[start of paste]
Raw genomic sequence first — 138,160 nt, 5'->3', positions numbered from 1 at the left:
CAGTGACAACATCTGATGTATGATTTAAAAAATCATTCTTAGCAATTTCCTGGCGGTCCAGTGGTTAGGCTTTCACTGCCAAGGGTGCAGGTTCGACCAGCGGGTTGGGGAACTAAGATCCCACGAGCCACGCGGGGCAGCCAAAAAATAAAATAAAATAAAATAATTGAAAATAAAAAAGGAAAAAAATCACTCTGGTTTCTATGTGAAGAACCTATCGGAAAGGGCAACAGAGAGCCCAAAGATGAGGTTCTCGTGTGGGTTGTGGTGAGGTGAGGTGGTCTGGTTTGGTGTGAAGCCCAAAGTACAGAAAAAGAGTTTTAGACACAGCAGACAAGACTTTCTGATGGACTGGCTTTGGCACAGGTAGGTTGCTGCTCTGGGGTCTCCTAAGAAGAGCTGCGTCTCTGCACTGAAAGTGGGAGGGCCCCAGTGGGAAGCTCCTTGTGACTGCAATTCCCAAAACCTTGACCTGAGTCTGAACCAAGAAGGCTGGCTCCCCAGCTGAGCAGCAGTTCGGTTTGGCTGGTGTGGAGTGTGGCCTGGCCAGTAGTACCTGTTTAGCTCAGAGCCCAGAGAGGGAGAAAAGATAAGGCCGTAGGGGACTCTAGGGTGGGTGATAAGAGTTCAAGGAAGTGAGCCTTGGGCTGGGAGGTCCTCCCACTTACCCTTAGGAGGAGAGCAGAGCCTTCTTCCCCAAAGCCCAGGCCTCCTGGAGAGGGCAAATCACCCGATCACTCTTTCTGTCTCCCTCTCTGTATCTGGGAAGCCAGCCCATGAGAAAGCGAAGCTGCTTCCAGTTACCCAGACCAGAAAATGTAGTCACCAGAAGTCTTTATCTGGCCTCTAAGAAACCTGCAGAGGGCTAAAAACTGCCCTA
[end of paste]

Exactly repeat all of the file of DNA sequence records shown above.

Raw genomic sequence first — 138,160 nt, 5'->3', positions numbered from 1 at the left:
CAGTGACAACATCTGATGTATGATTTAAAAAATCATTCTTAGCAATTTCCTGGCGGTCCAGTGGTTAGGCTTTCACTGCCAAGGGTGCAGGTTCGACCAGCGGGTTGGGGAACTAAGATCCCACGAGCCACGCGGGGCAGCCAAAAAATAAAATAAAATAAAATAATTGAAAATAAAAAAGGAAAAAAATCACTCTGGTTTCTATGTGAAGAACCTATCGGAAAGGGCAACAGAGAGCCCAAAGATGAGGTTCTCGTGTGGGTTGTGGTGAGGTGAGGTGGTCTGGTTTGGTGTGAAGCCCAAAGTACAGAAAAAGAGTTTTAGACACAGCAGACAAGACTTTCTGATGGACTGGCTTTGGCACAGGTAGGTTGCTGCTCTGGGGTCTCCTAAGAAGAGCTGCGTCTCTGCACTGAAAGTGGGAGGGCCCCAGTGGGAAGCTCCTTGTGACTGCAATTCCCAAAACCTTGACCTGAGTCTGAACCAAGAAGGCTGGCTCCCCAGCTGAGCAGCAGTTCGGTTTGGCTGGTGTGGAGTGTGGCCTGGCCAGTAGTACCTGTTTAGCTCAGAGCCCAGAGAGGGAGAAAAGATAAGGCCGTAGGGGACTCTAGGGTGGGTGATAAGAGTTCAAGGAAGTGAGCCTTGGGCTGGGAGGTCCTCCCACTTACCCTTAGGAGGAGAGCAGAGCCTTCTTCCCCAAAGCCCAGGCCTCCTGGAGAGGGCAAATCACCCGATCACTCTTTCTGTCTCCCTCTCTGTATCTGGGAAGCCAGCCCATGAGAAAGCGAAGCTGCTTCCAGTTACCCAGACCAGAAAATGTAGTCACCAGAAGTCTTTATCTGGCCTCTAAGAAACCTGCAGAGGGCTAAAAACTGCCCTA